pencil sketch of architecture in fenton Stoke on trent
Sketching out brick and tiled gables on Victoria Road, Fenton

Driving along Victoria Road, Fenton last year, a row of dark red brick houses caught my eye and I pulled over to take a better look. It turns out that there’s quite a surprising tale of connections for me behind the history of these buildings but more on that next time.

So, fresh from the drawing board, some work in progress pictures of Victoria Road in the Hitchman Street Conservation area, Fenton.

This is a row of terraced houses built on a philanthropic model for pottery workers towards the end of the 19th century. There is a comprehensive write up about the history of the conservation area here.

Look closely at the gables and there are some wonderful terracotta tile patterns.

The thought that has gone into the design of the fronts is consistent, balanced and although intricate, it all adds up to a really attractive terrace.

pen and ink drawing of Fenton Stoke on Trent
                            Ink on paper underway on 36 and 38 Victoria Road.                                           

Back to the drawing now and more about this next time.

Thanks for reading,

Ronnie

Pegging out Holloway Road

pen and ink urban sketch of Holloway Road
Pegging out the Holloway Road

Thought I would share a few pics of the couple of days spent sketching another stretch of the Holloway Road. This time I brought along a length of cartridge paper which I had prepared at home with a wash of gum arabic and French and English Ochre pigments, to give the paper a bit of warmth.

Note the colourful tote bag by the French American artist  Gwenn Seemel – I admire her outlook on copyright as well as her colourful artwork.

preparing per fro sketching
Adding a wash of ochres and gum arabic to cartridge paper

pen and ink and water colour on holloway road
Sketching out the buildings opposite Cowling and Wilcox

I’d packed half a dozen clothes pegs to clip the paper to a folder which seemed to work quite well. Even though it’s non-stop busy along this road, several people stopped to pass the time of day with me and thanks to Sean for taking this photo and sending it to me.

Ronnie Cruwys Urban Sketching Holloway road
Photo thanks to @seanazzillustration

5-holloway-road-ronnie-cruwys
Pegs and toes keeping the paper curl held down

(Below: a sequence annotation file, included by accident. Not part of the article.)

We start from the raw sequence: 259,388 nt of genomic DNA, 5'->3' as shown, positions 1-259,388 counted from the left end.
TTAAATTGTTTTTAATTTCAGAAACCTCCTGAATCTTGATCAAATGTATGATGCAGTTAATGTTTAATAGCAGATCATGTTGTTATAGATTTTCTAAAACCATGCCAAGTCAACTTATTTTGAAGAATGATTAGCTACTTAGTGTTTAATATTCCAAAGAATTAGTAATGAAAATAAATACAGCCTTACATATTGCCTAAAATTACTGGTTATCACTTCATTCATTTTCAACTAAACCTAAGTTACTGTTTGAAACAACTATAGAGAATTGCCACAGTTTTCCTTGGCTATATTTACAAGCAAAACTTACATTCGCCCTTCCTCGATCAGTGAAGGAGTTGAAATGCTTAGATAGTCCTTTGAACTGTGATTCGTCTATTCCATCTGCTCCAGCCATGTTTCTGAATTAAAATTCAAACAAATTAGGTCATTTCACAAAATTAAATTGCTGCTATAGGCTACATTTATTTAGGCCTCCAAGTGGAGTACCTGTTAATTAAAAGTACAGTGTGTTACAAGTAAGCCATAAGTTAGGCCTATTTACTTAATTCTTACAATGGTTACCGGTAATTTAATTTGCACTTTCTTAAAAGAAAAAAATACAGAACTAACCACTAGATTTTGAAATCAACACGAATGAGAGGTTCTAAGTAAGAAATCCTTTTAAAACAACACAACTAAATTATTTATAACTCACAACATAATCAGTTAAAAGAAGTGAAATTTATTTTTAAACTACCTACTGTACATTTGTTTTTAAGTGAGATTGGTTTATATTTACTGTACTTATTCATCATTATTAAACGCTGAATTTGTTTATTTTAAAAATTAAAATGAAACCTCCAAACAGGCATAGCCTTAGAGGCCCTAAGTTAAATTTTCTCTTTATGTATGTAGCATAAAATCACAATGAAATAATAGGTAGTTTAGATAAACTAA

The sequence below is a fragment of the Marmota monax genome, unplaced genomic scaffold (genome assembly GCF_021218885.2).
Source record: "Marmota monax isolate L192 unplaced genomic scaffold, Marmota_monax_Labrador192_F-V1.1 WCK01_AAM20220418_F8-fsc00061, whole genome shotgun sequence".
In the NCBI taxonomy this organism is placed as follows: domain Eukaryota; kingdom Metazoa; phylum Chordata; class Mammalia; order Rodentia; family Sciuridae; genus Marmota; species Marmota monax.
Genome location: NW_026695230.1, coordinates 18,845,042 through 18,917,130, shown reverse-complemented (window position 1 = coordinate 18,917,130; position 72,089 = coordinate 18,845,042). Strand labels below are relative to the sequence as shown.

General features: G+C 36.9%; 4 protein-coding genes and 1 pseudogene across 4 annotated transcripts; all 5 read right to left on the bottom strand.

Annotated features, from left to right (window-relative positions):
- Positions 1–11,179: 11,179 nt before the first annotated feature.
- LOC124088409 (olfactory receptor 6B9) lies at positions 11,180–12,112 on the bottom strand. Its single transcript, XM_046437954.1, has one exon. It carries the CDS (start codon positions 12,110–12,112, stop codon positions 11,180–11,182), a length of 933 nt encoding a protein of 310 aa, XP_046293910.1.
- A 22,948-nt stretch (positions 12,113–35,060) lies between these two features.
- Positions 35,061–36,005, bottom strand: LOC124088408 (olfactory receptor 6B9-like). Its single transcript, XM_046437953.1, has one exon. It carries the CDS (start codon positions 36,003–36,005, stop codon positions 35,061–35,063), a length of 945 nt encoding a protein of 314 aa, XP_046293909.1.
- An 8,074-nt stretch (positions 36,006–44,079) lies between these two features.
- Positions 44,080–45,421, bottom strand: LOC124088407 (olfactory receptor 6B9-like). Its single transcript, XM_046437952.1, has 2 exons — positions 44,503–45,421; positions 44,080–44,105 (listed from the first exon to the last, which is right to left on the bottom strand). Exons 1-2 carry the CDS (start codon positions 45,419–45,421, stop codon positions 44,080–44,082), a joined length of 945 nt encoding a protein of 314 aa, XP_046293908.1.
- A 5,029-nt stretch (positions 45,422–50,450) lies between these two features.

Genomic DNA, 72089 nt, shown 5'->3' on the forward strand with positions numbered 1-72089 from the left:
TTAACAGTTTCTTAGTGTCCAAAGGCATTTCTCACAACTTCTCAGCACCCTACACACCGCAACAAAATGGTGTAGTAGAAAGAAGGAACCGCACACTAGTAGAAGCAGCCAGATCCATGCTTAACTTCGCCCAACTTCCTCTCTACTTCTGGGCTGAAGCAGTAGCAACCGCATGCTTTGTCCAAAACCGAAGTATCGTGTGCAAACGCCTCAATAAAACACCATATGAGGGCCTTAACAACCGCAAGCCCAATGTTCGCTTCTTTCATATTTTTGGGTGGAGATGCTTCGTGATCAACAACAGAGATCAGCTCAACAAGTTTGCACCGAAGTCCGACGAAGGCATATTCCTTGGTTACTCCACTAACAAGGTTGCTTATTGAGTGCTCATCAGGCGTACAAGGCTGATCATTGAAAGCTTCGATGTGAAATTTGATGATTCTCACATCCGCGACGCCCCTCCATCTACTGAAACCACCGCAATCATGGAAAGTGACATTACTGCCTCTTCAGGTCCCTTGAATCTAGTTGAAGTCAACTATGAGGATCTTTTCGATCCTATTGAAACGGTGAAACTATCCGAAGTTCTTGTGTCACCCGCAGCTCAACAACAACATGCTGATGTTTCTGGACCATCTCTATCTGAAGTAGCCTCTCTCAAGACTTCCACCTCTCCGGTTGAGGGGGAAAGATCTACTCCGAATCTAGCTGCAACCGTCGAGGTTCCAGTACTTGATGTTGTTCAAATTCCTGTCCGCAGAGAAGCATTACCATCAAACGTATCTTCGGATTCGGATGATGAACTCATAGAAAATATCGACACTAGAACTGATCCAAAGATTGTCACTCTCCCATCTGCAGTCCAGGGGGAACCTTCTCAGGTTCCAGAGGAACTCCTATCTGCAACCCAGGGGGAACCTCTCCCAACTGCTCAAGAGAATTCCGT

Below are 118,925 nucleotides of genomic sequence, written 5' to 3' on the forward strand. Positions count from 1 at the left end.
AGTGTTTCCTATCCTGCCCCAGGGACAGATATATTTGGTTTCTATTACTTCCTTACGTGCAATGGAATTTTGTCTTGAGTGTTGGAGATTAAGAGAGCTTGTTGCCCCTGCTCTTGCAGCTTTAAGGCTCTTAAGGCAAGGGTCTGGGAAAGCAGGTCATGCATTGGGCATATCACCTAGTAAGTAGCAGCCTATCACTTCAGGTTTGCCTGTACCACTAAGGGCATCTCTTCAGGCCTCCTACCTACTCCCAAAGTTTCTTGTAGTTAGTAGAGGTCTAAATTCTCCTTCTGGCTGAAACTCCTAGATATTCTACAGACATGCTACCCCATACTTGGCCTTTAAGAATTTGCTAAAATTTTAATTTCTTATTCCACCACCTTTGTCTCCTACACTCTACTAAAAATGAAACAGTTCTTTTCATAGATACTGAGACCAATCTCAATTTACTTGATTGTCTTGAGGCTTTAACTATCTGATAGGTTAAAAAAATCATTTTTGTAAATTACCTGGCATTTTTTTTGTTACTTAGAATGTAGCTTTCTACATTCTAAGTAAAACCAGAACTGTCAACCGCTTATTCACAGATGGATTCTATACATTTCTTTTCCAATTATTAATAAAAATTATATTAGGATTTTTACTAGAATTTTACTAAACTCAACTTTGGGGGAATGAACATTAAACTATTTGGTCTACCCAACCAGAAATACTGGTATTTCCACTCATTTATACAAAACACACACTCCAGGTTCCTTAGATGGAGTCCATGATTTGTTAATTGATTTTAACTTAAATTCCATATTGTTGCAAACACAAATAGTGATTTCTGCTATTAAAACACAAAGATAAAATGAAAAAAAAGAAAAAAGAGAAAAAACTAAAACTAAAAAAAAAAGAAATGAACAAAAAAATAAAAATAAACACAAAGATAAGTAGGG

Holloway road
Have to be quick to sketch between the traffic.

new drawing of Hollway road on water colour paper
Back home and on to the formal drawing.

holloway-road-wip
preparing for the lettering

lettering-on-holloway-road
Adding the lettering

81-to-129-holloway-rd-crop-b
Section of the final drawing – Denmark Place build 1863, the same year that work on the London underground began.

The drawing is now complete, scanned and can be seen in full on my website. Limited edition prints are now available to buy.

Thanks for reading

Ronnie

 

An iconic kind of door

 

drawing of wedgwood institute
Detail above entrance to the Wedgwood Institute

There’s many a fine building in Bonny Burslem but none with an entrance quite like the one into the Wedgwood Institute.

I recently finished the Wedgwood drawing which I began a few months ago. I picked up the pencil for this one having been influenced some time ago by a poster I bought of the entrance to the Natural History Museum, London, by Alfred Waterhouse.

poster of Natural History Museum
Entrance to the Natural History Museum

I bought and framed this poster when I was an architecure student and it’s now on the wall of our son’s flat, an architectural student, thirty+ years later! I still love the drawing and this is what made me choose to spend some time on the Wedgwood entrance with its intricate tile and terracotta details.

red and yellow ochres for brickwork and terracotta
Terracotta details in the wall of the Wedgood Institute

Terracotta tiles and masonry details next to wedgwood institute
Coat of arms on the side of the Wedgwood Institute